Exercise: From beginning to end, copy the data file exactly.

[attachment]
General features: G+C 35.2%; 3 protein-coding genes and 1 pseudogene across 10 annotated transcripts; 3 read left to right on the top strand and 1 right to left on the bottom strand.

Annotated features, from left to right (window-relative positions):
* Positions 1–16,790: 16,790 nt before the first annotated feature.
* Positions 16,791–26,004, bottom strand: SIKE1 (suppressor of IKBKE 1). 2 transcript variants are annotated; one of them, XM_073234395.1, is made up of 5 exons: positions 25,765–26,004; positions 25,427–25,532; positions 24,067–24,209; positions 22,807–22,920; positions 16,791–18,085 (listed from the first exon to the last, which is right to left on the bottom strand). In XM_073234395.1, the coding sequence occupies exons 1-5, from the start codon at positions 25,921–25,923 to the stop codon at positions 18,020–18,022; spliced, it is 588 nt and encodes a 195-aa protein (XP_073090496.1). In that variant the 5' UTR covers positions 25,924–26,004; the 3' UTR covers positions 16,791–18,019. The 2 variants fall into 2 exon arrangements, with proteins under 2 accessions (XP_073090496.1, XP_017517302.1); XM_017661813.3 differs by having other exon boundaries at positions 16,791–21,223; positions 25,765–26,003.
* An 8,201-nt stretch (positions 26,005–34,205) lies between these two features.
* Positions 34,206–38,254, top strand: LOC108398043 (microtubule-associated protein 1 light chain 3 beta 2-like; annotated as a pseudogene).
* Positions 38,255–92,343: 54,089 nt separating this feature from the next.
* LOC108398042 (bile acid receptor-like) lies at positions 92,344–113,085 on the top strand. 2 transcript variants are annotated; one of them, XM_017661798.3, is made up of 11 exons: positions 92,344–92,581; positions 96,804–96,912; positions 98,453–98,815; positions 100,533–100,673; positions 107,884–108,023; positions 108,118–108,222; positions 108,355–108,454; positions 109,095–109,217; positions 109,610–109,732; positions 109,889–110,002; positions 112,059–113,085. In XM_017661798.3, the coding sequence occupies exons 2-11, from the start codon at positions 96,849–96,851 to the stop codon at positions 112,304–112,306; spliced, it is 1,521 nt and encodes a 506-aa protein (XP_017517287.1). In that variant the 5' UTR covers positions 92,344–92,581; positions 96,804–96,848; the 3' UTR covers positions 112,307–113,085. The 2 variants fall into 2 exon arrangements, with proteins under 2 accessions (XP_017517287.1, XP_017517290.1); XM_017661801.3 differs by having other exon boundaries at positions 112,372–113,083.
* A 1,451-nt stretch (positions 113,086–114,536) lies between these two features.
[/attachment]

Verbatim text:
General features: G+C 35.2%; 3 protein-coding genes and 1 pseudogene across 10 annotated transcripts; 3 read left to right on the top strand and 1 right to left on the bottom strand.

Annotated features, from left to right (window-relative positions):
* Positions 1–16,790: 16,790 nt before the first annotated feature.
* Positions 16,791–26,004, bottom strand: SIKE1 (suppressor of IKBKE 1). 2 transcript variants are annotated; one of them, XM_073234395.1, is made up of 5 exons: positions 25,765–26,004; positions 25,427–25,532; positions 24,067–24,209; positions 22,807–22,920; positions 16,791–18,085 (listed from the first exon to the last, which is right to left on the bottom strand). In XM_073234395.1, the coding sequence occupies exons 1-5, from the start codon at positions 25,921–25,923 to the stop codon at positions 18,020–18,022; spliced, it is 588 nt and encodes a 195-aa protein (XP_073090496.1). In that variant the 5' UTR covers positions 25,924–26,004; the 3' UTR covers positions 16,791–18,019. The 2 variants fall into 2 exon arrangements, with proteins under 2 accessions (XP_073090496.1, XP_017517302.1); XM_017661813.3 differs by having other exon boundaries at positions 16,791–21,223; positions 25,765–26,003.
* An 8,201-nt stretch (positions 26,005–34,205) lies between these two features.
* Positions 34,206–38,254, top strand: LOC108398043 (microtubule-associated protein 1 light chain 3 beta 2-like; annotated as a pseudogene).
* Positions 38,255–92,343: 54,089 nt separating this feature from the next.
* LOC108398042 (bile acid receptor-like) lies at positions 92,344–113,085 on the top strand. 2 transcript variants are annotated; one of them, XM_017661798.3, is made up of 11 exons: positions 92,344–92,581; positions 96,804–96,912; positions 98,453–98,815; positions 100,533–100,673; positions 107,884–108,023; positions 108,118–108,222; positions 108,355–108,454; positions 109,095–109,217; positions 109,610–109,732; positions 109,889–110,002; positions 112,059–113,085. In XM_017661798.3, the coding sequence occupies exons 2-11, from the start codon at positions 96,849–96,851 to the stop codon at positions 112,304–112,306; spliced, it is 1,521 nt and encodes a 506-aa protein (XP_017517287.1). In that variant the 5' UTR covers positions 92,344–92,581; positions 96,804–96,848; the 3' UTR covers positions 112,307–113,085. The 2 variants fall into 2 exon arrangements, with proteins under 2 accessions (XP_017517287.1, XP_017517290.1); XM_017661801.3 differs by having other exon boundaries at positions 112,372–113,083.
* A 1,451-nt stretch (positions 113,086–114,536) lies between these two features.